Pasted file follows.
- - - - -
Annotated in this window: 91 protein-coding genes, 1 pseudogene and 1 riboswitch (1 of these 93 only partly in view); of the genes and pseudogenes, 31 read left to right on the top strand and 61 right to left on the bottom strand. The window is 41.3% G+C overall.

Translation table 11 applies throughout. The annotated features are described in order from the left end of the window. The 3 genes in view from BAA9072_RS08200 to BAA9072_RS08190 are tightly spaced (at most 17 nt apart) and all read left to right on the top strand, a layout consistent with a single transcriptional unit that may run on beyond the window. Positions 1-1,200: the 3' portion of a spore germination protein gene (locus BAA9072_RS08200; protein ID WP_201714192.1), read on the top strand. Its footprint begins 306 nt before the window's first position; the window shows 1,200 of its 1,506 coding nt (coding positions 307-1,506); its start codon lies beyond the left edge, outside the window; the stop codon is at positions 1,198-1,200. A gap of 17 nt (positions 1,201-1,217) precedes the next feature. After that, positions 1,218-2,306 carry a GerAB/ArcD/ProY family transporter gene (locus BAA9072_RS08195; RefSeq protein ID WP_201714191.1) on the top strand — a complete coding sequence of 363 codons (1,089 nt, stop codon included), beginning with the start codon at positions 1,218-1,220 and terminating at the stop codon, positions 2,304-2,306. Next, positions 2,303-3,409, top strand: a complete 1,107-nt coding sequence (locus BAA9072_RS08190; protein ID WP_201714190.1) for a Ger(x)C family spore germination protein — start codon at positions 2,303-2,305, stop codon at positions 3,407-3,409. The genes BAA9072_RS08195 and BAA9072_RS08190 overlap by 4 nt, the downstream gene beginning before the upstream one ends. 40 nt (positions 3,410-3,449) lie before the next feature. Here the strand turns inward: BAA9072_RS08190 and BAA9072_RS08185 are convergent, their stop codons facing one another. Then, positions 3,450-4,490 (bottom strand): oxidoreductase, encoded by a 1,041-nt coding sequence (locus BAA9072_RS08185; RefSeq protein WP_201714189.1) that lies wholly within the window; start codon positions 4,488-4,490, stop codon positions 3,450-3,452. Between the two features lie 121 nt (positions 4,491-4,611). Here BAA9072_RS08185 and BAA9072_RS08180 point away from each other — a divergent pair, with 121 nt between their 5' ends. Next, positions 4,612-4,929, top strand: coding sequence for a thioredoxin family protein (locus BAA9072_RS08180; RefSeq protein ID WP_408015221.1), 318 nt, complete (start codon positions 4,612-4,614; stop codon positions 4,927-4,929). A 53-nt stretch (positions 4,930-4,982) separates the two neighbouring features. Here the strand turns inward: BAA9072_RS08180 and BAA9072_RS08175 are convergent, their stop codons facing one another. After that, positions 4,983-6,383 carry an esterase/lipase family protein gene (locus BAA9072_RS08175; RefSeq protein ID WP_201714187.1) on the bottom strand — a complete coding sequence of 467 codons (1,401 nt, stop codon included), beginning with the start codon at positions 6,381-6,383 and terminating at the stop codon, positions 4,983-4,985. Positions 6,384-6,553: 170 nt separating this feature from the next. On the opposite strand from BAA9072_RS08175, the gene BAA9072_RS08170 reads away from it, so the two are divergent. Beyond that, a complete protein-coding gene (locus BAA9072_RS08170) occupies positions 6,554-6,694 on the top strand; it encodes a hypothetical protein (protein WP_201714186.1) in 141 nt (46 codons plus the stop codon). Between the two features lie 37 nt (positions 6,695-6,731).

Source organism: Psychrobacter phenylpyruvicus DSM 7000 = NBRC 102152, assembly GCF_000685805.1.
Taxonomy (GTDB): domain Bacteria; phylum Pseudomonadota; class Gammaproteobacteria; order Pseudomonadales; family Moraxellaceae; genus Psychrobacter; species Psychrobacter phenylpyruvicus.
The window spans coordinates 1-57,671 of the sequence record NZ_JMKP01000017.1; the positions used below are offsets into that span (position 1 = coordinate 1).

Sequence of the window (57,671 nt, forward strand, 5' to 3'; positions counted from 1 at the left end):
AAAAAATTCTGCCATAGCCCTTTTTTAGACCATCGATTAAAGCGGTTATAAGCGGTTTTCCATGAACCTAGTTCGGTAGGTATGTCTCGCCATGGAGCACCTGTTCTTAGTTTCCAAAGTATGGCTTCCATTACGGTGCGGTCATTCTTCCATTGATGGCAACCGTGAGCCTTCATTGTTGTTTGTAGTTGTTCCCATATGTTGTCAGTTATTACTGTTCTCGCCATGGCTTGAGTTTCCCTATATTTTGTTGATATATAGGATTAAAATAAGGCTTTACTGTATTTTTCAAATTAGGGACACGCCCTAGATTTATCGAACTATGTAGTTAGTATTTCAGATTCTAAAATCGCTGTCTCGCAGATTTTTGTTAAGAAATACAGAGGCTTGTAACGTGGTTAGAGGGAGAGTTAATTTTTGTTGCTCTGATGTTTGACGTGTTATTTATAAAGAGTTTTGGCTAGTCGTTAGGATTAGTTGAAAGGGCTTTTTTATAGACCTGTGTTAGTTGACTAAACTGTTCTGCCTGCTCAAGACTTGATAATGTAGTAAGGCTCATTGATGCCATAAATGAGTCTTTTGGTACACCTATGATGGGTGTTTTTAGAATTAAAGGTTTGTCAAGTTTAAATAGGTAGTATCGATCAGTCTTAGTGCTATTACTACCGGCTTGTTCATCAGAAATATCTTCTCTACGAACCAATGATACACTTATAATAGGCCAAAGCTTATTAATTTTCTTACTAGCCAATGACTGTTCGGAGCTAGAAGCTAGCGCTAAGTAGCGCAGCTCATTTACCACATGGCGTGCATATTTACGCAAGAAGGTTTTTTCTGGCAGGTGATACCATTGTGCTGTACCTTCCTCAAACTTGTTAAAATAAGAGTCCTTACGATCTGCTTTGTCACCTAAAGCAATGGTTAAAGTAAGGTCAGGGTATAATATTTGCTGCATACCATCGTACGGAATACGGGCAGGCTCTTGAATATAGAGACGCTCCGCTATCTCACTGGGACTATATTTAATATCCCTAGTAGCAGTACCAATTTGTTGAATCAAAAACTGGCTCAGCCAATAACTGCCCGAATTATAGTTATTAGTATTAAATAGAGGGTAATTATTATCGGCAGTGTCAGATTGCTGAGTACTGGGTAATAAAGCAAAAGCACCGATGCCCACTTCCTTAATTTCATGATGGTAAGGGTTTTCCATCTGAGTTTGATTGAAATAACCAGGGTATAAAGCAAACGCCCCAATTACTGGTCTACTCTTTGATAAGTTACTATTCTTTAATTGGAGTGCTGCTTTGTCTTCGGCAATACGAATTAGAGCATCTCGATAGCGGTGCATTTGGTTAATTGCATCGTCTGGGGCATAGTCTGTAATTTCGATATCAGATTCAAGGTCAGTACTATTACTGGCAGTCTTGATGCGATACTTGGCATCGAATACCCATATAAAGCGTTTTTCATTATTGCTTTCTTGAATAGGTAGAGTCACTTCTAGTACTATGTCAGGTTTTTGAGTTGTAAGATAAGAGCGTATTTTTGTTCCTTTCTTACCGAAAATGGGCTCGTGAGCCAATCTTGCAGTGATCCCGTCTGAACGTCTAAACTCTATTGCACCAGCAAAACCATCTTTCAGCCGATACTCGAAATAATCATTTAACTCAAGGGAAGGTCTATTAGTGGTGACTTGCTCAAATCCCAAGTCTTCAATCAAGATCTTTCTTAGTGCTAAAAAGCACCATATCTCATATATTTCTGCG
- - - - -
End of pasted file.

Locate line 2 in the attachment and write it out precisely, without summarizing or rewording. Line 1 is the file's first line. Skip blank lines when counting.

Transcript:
Translation table 11 applies throughout. The annotated features are described in order from the left end of the window. The 3 genes in view from BAA9072_RS08200 to BAA9072_RS08190 are tightly spaced (at most 17 nt apart) and all read left to right on the top strand, a layout consistent with a single transcriptional unit that may run on beyond the window. Positions 1-1,200: the 3' portion of a spore germination protein gene (locus BAA9072_RS08200; protein ID WP_201714192.1), read on the top strand. Its footprint begins 306 nt before the window's first position; the window shows 1,200 of its 1,506 coding nt (coding positions 307-1,506); its start codon lies beyond the left edge, outside the window; the stop codon is at positions 1,198-1,200. A gap of 17 nt (positions 1,201-1,217) precedes the next feature. After that, positions 1,218-2,306 carry a GerAB/ArcD/ProY family transporter gene (locus BAA9072_RS08195; RefSeq protein ID WP_201714191.1) on the top strand — a complete coding sequence of 363 codons (1,089 nt, stop codon included), beginning with the start codon at positions 1,218-1,220 and terminating at the stop codon, positions 2,304-2,306. Next, positions 2,303-3,409, top strand: a complete 1,107-nt coding sequence (locus BAA9072_RS08190; protein ID WP_201714190.1) for a Ger(x)C family spore germination protein — start codon at positions 2,303-2,305, stop codon at positions 3,407-3,409. The genes BAA9072_RS08195 and BAA9072_RS08190 overlap by 4 nt, the downstream gene beginning before the upstream one ends. 40 nt (positions 3,410-3,449) lie before the next feature. Here the strand turns inward: BAA9072_RS08190 and BAA9072_RS08185 are convergent, their stop codons facing one another. Then, positions 3,450-4,490 (bottom strand): oxidoreductase, encoded by a 1,041-nt coding sequence (locus BAA9072_RS08185; RefSeq protein WP_201714189.1) that lies wholly within the window; start codon positions 4,488-4,490, stop codon positions 3,450-3,452. Between the two features lie 121 nt (positions 4,491-4,611). Here BAA9072_RS08185 and BAA9072_RS08180 point away from each other — a divergent pair, with 121 nt between their 5' ends. Next, positions 4,612-4,929, top strand: coding sequence for a thioredoxin family protein (locus BAA9072_RS08180; RefSeq protein ID WP_408015221.1), 318 nt, complete (start codon positions 4,612-4,614; stop codon positions 4,927-4,929). A 53-nt stretch (positions 4,930-4,982) separates the two neighbouring features. Here the strand turns inward: BAA9072_RS08180 and BAA9072_RS08175 are convergent, their stop codons facing one another. After that, positions 4,983-6,383 carry an esterase/lipase family protein gene (locus BAA9072_RS08175; RefSeq protein ID WP_201714187.1) on the bottom strand — a complete coding sequence of 467 codons (1,401 nt, stop codon included), beginning with the start codon at positions 6,381-6,383 and terminating at the stop codon, positions 4,983-4,985. Positions 6,384-6,553: 170 nt separating this feature from the next. On the opposite strand from BAA9072_RS08175, the gene BAA9072_RS08170 reads away from it, so the two are divergent. Beyond that, a complete protein-coding gene (locus BAA9072_RS08170) occupies positions 6,554-6,694 on the top strand; it encodes a hypothetical protein (protein WP_201714186.1) in 141 nt (46 codons plus the stop codon). Between the two features lie 37 nt (positions 6,695-6,731).